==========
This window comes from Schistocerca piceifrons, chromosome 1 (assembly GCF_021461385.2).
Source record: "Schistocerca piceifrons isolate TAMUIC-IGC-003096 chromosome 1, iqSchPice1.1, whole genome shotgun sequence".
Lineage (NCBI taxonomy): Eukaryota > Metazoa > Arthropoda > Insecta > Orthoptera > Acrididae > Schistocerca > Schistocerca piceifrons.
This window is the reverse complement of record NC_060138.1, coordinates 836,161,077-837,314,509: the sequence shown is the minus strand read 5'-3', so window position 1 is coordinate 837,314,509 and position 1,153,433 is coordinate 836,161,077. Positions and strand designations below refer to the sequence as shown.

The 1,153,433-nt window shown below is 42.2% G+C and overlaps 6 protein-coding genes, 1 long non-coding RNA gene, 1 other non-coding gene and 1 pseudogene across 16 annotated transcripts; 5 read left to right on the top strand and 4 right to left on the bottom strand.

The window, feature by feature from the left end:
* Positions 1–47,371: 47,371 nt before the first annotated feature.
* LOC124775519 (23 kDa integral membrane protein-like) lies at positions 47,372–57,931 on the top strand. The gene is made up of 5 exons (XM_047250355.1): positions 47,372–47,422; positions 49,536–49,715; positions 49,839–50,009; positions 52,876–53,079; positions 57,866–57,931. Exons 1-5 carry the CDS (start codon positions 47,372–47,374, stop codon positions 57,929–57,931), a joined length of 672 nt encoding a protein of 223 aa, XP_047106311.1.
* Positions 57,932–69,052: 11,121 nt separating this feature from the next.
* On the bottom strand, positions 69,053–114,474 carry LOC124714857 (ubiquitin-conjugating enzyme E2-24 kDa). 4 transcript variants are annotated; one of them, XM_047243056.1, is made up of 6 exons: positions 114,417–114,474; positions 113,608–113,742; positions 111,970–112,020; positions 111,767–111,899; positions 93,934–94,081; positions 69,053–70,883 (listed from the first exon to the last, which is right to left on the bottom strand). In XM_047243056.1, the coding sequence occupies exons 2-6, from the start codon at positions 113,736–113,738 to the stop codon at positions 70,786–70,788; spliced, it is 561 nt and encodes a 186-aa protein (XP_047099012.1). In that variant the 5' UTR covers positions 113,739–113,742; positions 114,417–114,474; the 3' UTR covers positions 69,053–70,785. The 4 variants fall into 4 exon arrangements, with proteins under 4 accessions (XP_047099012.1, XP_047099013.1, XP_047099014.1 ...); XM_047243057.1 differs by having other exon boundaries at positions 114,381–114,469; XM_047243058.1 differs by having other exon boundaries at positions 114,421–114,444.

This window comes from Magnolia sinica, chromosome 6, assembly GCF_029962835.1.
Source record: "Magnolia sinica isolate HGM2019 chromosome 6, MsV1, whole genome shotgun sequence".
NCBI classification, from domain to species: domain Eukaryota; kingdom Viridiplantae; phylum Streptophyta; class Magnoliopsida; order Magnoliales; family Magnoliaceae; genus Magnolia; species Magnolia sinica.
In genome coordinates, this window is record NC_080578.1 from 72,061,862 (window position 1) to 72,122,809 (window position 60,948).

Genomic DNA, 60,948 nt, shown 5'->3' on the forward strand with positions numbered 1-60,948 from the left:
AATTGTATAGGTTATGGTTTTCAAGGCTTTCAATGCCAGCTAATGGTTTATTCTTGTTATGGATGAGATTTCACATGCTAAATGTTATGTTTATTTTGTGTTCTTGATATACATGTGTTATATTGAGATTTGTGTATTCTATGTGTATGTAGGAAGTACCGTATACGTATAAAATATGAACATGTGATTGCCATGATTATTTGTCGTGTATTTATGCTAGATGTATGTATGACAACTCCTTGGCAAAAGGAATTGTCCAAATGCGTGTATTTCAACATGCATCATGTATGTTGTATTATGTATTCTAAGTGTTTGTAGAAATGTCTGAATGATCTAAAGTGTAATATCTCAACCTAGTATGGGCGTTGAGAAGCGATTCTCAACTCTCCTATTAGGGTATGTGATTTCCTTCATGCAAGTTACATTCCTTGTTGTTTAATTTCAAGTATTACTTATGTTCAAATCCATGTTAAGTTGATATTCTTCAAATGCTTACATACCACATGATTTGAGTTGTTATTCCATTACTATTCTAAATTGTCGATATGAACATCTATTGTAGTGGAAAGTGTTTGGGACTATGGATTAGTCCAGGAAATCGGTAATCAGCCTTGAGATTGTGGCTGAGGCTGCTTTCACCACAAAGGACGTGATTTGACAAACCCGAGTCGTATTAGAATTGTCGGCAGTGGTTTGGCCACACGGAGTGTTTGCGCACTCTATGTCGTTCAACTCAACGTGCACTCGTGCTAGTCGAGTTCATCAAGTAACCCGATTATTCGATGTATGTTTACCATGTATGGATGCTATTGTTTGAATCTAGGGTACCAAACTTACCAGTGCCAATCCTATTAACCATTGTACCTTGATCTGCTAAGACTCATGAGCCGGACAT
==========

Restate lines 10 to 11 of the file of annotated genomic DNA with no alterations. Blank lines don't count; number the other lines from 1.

* On the bottom strand, positions 69,053–114,474 carry LOC124714857 (ubiquitin-conjugating enzyme E2-24 kDa). 4 transcript variants are annotated; one of them, XM_047243056.1, is made up of 6 exons: positions 114,417–114,474; positions 113,608–113,742; positions 111,970–112,020; positions 111,767–111,899; positions 93,934–94,081; positions 69,053–70,883 (listed from the first exon to the last, which is right to left on the bottom strand). In XM_047243056.1, the coding sequence occupies exons 2-6, from the start codon at positions 113,736–113,738 to the stop codon at positions 70,786–70,788; spliced, it is 561 nt and encodes a 186-aa protein (XP_047099012.1). In that variant the 5' UTR covers positions 113,739–113,742; positions 114,417–114,474; the 3' UTR covers positions 69,053–70,785. The 4 variants fall into 4 exon arrangements, with proteins under 4 accessions (XP_047099012.1, XP_047099013.1, XP_047099014.1 ...); XM_047243057.1 differs by having other exon boundaries at positions 114,381–114,469; XM_047243058.1 differs by having other exon boundaries at positions 114,421–114,444.

This window comes from Magnolia sinica, chromosome 6, assembly GCF_029962835.1.